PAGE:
Perseverance and Fun

 

In first grade, we are in the middle of our science unit and balance and motion.  Students have completed experiments to learn what are balance, stable position, and counterweights.  Using the FOSS curriculum, each lesson builds on the previous one.  Science is very hands-on, so students look forward to the experiments and having fun!

 

Last Friday, we completed the pencil challenge experiment.  Students were given a pencil, wire, and 2 clothespins and told to find a way to get the pencil to balance on its tip.  They were not given any further directions, just to think about what we had talked about and go experiment.

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Immediately, the students got to work.  It was fun to step back and see what happened.  Students put the clothespins on the pencil, wrapped the wire, and continuously tried to get the pencil to balance, while watching it fall to the floor.  We encouraged the students to keep going and promised them it was possible.  We tried giving them hints about what they’ve learned about where the counterweights should be in reference to the stable position.

 

We also told specific students when they were on the right track or getting closer.  It was interesting to watch when we told some students they were close, how others would look around and then try to mimic what that student started.  Some students started working in partners.  After some time, a couple 2nd graders who completed the experiment last year came to give some big hints.  One first grader got really close, and I gave him some big hints.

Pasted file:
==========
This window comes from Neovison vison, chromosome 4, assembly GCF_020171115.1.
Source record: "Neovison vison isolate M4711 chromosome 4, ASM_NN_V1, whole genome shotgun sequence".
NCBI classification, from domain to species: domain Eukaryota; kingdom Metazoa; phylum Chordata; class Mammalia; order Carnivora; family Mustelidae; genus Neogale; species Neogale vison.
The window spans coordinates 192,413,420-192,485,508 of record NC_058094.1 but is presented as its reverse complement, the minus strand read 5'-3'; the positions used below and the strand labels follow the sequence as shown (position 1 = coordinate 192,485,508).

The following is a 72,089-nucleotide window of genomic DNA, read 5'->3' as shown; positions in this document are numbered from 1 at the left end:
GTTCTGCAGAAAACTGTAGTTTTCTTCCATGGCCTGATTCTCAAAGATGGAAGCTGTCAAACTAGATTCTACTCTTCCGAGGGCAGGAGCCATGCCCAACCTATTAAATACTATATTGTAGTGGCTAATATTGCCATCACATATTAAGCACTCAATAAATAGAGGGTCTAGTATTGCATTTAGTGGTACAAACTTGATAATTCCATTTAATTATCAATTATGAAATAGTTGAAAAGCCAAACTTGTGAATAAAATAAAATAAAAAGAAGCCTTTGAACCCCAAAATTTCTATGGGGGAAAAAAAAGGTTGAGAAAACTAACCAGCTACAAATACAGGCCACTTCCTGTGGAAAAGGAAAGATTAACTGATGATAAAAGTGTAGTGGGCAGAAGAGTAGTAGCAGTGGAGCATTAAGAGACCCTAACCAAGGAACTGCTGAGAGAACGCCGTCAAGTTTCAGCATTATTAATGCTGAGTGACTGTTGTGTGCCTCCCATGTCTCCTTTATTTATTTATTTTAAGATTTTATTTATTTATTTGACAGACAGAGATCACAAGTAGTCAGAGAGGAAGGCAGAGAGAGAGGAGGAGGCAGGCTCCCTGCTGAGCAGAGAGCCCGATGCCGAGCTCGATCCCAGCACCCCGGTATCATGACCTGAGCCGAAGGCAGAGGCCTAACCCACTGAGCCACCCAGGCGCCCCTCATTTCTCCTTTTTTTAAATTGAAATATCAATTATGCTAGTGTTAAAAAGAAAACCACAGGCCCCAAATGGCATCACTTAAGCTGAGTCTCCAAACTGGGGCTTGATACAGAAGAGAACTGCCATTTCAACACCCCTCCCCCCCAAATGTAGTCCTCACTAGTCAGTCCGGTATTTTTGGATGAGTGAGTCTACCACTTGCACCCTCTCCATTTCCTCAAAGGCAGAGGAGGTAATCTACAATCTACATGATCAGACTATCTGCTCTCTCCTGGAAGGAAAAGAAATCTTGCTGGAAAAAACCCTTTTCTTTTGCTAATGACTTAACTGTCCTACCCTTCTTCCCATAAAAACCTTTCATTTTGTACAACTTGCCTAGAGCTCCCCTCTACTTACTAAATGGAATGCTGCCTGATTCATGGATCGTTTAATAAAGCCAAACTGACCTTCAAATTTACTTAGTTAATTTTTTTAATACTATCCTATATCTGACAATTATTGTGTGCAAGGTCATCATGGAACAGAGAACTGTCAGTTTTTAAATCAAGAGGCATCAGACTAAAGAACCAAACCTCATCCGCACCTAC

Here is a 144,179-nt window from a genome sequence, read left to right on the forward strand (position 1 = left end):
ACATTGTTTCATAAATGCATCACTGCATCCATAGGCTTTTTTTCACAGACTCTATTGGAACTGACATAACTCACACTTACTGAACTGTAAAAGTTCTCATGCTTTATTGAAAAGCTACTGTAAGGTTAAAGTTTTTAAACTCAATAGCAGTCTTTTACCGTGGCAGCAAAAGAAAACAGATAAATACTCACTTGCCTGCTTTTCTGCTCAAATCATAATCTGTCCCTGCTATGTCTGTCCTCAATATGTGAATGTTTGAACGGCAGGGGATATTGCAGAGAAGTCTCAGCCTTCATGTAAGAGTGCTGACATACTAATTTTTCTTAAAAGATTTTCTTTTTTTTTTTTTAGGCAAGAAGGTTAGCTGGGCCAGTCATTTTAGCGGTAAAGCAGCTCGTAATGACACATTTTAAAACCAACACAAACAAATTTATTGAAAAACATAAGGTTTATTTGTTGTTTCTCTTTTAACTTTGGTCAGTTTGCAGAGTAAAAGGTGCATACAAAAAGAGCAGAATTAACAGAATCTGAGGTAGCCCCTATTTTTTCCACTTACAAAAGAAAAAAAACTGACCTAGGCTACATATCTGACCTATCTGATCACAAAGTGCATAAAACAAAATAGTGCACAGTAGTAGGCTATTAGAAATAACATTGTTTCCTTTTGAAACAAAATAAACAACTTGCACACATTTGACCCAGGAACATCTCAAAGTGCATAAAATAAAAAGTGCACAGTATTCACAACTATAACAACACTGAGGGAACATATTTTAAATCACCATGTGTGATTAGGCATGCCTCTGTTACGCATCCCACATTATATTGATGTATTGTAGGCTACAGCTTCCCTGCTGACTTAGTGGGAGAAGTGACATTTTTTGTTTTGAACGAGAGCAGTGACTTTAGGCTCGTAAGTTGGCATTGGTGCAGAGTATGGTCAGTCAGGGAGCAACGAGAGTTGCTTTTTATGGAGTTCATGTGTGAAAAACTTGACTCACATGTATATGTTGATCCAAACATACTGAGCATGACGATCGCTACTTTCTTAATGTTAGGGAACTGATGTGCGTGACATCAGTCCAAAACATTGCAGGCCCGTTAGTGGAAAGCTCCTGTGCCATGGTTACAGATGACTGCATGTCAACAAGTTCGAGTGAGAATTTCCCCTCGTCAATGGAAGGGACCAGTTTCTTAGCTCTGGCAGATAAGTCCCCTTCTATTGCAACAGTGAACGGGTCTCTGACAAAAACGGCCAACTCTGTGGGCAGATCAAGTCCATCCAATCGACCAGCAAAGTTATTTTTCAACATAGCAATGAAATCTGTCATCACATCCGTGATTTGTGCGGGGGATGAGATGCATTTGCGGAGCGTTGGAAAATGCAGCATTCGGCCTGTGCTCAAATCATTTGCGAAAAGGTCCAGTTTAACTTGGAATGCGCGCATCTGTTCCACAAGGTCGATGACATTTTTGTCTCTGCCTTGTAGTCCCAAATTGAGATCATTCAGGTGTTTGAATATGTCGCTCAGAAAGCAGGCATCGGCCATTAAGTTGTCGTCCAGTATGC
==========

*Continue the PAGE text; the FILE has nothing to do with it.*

Finally, he was successful!  Everyone was very excited and gave him a round of applause.  Students now had a better idea what they needed to do and continued working.  He became an expert and was told to help some of his classmates; everyone started shouting his name because they wanted their pencil to balance.  While some students got discouraged or frustrated, no one gave up.  In the end, with all the experts our class had, everyone successfully found a way to balance the pencil on its point.

 

Afterwards, we reflected on the experiment-How did you get the pencil to balance? Why did that work?  What were some other ways you tried?  Where did the counterweights need to be and why?  By actually doing the investigating, science became real to the students, and they understand it.  And school was fun.  Shouldn’t everything be like this?!

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